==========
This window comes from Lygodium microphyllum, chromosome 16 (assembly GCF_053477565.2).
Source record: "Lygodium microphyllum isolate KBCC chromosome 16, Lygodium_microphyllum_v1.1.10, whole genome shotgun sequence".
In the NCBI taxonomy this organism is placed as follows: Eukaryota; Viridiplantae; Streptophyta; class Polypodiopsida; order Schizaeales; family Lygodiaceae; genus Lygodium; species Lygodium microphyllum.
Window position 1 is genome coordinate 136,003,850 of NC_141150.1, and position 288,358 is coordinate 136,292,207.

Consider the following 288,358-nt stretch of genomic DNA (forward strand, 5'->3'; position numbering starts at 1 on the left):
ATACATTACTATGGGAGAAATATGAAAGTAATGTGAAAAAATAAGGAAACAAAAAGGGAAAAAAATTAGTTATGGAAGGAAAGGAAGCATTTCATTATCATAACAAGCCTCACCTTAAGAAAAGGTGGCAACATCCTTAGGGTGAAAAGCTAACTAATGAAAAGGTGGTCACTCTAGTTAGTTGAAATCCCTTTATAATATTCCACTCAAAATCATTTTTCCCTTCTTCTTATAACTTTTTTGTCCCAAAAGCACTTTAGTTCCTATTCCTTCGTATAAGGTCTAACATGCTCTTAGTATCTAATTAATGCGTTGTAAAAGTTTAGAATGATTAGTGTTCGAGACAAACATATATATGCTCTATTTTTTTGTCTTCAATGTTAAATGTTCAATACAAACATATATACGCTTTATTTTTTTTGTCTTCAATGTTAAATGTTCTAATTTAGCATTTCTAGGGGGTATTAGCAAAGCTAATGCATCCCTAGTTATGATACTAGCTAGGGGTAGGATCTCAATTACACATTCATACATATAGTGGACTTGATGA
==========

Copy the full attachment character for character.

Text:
This window comes from Lygodium microphyllum, chromosome 16 (assembly GCF_053477565.2).
Source record: "Lygodium microphyllum isolate KBCC chromosome 16, Lygodium_microphyllum_v1.1.10, whole genome shotgun sequence".
In the NCBI taxonomy this organism is placed as follows: Eukaryota; Viridiplantae; Streptophyta; class Polypodiopsida; order Schizaeales; family Lygodiaceae; genus Lygodium; species Lygodium microphyllum.
Window position 1 is genome coordinate 136,003,850 of NC_141150.1, and position 288,358 is coordinate 136,292,207.

Consider the following 288,358-nt stretch of genomic DNA (forward strand, 5'->3'; position numbering starts at 1 on the left):
ATACATTACTATGGGAGAAATATGAAAGTAATGTGAAAAAATAAGGAAACAAAAAGGGAAAAAAATTAGTTATGGAAGGAAAGGAAGCATTTCATTATCATAACAAGCCTCACCTTAAGAAAAGGTGGCAACATCCTTAGGGTGAAAAGCTAACTAATGAAAAGGTGGTCACTCTAGTTAGTTGAAATCCCTTTATAATATTCCACTCAAAATCATTTTTCCCTTCTTCTTATAACTTTTTTGTCCCAAAAGCACTTTAGTTCCTATTCCTTCGTATAAGGTCTAACATGCTCTTAGTATCTAATTAATGCGTTGTAAAAGTTTAGAATGATTAGTGTTCGAGACAAACATATATATGCTCTATTTTTTTGTCTTCAATGTTAAATGTTCAATACAAACATATATACGCTTTATTTTTTTTGTCTTCAATGTTAAATGTTCTAATTTAGCATTTCTAGGGGGTATTAGCAAAGCTAATGCATCCCTAGTTATGATACTAGCTAGGGGTAGGATCTCAATTACACATTCATACATATAGTGGACTTGATGA